Thriller writer and BookTrib contributor Jon Land has checked in with his top thriller picks for the month of August. Among the reviews: a heart-pounding mix of period mysteries, FBI missions, and cross-country chases to keep you on the edge of your seats for hours.

Sandra Brown has written dozens and dozens of books, a number virtually equaled by her appearances on the New York Times bestseller list. But the tremendous Tailspin (Grand Central) might be her most ambitious and finest effort yet. This exceptional slice of neo-noir features rogue pilot Rye Mallet whose known for flying anything, anywhere at any time. At least until he meets the mysterious Dr. Brynn O’Neal who shows up supposedly in the stead of another to collect an equally mysterious black box.

His sudden attraction to Brynn turns them into a team on a mission to deliver said box across a path laden with death and danger. Tailspin is thriller writing at its very best, a non-stop, topsy-turvy frantic ride that steers an adrenaline-fueled course from first page to last.

Speaking of being at the top of her game, Lisa Scottoline has fashioned the year’s top legal thriller in Feared (St. Martin’s), again featuring her crack team of Mary DiNunzio and Bennie Rosato. Only this time out, the difference is they may need lawyers of their own. That’s because a several fledgling lawyers not hired by their firm are suing them for reverse discrimination and the complainants attorney, aptly named Nick Machiavelli, is determined to win at all costs.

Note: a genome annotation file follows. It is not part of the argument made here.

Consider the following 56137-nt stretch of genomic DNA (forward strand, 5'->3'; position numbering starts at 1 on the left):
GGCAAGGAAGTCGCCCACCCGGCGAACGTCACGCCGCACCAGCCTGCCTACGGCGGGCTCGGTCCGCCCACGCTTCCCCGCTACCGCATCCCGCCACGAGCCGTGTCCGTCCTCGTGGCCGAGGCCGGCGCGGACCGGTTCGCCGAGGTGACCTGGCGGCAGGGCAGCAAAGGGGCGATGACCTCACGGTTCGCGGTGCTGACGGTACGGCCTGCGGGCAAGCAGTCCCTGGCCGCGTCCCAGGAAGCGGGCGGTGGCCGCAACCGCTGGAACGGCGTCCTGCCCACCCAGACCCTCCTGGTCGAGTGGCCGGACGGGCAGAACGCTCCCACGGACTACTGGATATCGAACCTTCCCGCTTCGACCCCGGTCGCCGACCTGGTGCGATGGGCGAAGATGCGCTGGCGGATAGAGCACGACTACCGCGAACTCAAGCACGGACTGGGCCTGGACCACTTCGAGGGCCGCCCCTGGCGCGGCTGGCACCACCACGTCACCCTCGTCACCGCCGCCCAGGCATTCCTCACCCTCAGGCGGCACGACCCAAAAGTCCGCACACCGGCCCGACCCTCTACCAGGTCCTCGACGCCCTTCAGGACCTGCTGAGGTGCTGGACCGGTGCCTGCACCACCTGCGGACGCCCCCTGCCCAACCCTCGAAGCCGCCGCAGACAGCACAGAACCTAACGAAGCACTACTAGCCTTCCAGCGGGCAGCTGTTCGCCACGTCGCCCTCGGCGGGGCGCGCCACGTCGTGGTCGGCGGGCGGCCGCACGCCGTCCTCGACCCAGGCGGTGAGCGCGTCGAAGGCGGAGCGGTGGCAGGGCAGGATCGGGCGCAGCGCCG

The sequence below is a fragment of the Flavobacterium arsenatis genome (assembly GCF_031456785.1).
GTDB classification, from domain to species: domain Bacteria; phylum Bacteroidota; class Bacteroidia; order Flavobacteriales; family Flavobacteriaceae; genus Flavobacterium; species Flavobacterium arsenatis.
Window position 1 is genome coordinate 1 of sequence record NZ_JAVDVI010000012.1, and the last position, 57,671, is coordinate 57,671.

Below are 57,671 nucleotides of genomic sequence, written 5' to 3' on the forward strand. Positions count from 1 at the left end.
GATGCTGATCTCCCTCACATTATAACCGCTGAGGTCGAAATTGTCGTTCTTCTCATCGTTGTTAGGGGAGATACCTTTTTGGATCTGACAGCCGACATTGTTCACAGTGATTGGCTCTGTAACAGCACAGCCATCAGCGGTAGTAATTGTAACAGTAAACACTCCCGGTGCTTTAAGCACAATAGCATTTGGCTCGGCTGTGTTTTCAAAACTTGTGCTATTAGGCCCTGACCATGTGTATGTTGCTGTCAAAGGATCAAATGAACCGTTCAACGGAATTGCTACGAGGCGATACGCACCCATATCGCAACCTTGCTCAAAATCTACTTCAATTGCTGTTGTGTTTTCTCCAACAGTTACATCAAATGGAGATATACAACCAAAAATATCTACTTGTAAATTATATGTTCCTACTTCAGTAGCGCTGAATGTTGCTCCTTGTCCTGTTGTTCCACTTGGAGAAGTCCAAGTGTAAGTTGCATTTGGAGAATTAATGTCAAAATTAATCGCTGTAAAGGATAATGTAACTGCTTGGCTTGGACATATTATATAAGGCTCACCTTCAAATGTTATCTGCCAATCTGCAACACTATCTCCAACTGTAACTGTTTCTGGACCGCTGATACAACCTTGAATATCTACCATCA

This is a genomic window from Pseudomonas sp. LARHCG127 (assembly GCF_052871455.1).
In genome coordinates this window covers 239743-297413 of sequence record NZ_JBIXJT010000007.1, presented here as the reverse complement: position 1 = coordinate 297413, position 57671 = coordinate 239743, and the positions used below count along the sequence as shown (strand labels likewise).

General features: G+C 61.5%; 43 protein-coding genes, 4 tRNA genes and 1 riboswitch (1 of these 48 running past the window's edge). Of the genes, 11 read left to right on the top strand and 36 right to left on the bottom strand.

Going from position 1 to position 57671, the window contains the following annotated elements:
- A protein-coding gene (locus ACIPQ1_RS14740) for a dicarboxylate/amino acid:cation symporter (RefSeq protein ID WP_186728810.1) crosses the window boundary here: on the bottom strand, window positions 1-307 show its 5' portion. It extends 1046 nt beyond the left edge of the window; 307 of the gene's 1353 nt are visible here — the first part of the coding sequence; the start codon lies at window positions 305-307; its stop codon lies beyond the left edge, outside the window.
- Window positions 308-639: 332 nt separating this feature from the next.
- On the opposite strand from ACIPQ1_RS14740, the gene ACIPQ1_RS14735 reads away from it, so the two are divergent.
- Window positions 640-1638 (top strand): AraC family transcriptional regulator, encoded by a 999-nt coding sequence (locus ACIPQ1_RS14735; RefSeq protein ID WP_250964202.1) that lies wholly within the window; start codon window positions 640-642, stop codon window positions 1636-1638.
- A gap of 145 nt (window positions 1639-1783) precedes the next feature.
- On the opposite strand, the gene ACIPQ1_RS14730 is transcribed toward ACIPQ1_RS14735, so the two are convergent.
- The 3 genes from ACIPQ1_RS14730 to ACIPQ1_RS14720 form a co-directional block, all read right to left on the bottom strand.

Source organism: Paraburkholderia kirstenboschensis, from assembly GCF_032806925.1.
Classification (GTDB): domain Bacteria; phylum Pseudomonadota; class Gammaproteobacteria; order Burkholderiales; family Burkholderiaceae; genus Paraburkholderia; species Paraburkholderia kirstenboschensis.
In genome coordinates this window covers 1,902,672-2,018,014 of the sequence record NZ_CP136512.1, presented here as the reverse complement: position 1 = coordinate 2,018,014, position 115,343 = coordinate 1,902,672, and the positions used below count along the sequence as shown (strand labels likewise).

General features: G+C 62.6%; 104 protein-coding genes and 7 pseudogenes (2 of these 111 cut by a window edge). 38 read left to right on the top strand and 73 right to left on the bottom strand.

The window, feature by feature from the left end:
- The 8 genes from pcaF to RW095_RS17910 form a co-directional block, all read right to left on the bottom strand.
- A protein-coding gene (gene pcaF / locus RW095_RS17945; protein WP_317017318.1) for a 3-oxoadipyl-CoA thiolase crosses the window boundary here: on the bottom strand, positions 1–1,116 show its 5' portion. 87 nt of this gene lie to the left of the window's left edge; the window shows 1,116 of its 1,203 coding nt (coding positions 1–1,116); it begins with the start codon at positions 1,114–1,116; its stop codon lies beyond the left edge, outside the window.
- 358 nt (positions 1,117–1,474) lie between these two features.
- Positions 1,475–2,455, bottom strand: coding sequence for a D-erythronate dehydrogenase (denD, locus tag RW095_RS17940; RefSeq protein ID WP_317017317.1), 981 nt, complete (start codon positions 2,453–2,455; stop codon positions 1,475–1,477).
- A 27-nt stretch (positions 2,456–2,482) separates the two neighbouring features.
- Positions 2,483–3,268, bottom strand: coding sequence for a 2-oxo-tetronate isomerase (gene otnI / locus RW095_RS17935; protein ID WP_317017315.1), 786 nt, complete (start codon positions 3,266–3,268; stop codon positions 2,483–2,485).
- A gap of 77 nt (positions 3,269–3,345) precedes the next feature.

Not surprisingly, murder enters the picture, further ratcheting up the stakes and suspense, as our stalwart heroines fight for everything they hold dear. With Feared, Scottoline continues her masterful blend of psychological and legal thriller in a seamless fashion seldom seen since Barry Reed’s The Verdict and Scott Turow’s Presumed Innocent. Not to be missed.

Peter James is back with another must-read for procedural crime thriller fans in Dead if You Dont (St. Martin’s), once again featuring beleaguered Detective Superintendent Roy Grace.This time out, Grace is called in to investigate a man of similarly personal baggage in Kipp Brown whose son is kidnapped in a jam-packed stadium during a soccer match.

Ah, if only the case were that simple. But those familiar with James’ work know full well it’s just a crack in the door. Opening that door all the way brings Grace into a dark netherworld populated by those who will challenge even this intrepid detective’s dedication to playing by the rules. This is stellar crime writing, comparable to the best of Lawrence Block, George Higgins, and Donald Westlake. Modern masters with whom James stands shoulder-to-shoulder.


No one writes thrillers on as grand and rich a tapestry as M.J. Rose. And with Tiffany Blues (Atria), she takes her classic Gothic underpinnings to a whole new level in a tale rich in history, melodrama and mystery akin to E. L. Doctorow of Ragtime fame. Indeed, this period piece takes us back to the 1924 jazz age where young Jenny Bell seeks to escape her shadowy past at a Long Island artists’ colony operated by Comfort Tiffany, explaining the book’s title.